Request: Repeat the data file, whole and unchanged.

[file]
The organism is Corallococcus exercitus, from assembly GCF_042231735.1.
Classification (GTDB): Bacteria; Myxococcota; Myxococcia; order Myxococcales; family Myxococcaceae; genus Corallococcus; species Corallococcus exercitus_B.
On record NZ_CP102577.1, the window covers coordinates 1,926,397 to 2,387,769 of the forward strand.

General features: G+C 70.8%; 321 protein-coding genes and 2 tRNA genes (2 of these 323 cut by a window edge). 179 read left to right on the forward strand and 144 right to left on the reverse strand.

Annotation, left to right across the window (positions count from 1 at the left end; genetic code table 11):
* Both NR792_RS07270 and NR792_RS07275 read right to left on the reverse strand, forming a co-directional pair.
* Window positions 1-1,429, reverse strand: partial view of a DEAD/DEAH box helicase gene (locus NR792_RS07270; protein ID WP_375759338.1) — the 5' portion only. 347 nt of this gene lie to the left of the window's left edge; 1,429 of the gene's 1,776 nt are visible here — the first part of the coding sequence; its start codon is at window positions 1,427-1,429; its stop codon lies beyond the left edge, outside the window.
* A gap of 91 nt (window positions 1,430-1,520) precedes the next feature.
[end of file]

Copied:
The organism is Corallococcus exercitus, from assembly GCF_042231735.1.
Classification (GTDB): Bacteria; Myxococcota; Myxococcia; order Myxococcales; family Myxococcaceae; genus Corallococcus; species Corallococcus exercitus_B.
On record NZ_CP102577.1, the window covers coordinates 1,926,397 to 2,387,769 of the forward strand.

General features: G+C 70.8%; 321 protein-coding genes and 2 tRNA genes (2 of these 323 cut by a window edge). 179 read left to right on the forward strand and 144 right to left on the reverse strand.

Annotation, left to right across the window (positions count from 1 at the left end; genetic code table 11):
* Both NR792_RS07270 and NR792_RS07275 read right to left on the reverse strand, forming a co-directional pair.
* Window positions 1-1,429, reverse strand: partial view of a DEAD/DEAH box helicase gene (locus NR792_RS07270; protein ID WP_375759338.1) — the 5' portion only. 347 nt of this gene lie to the left of the window's left edge; 1,429 of the gene's 1,776 nt are visible here — the first part of the coding sequence; its start codon is at window positions 1,427-1,429; its stop codon lies beyond the left edge, outside the window.
* A gap of 91 nt (window positions 1,430-1,520) precedes the next feature.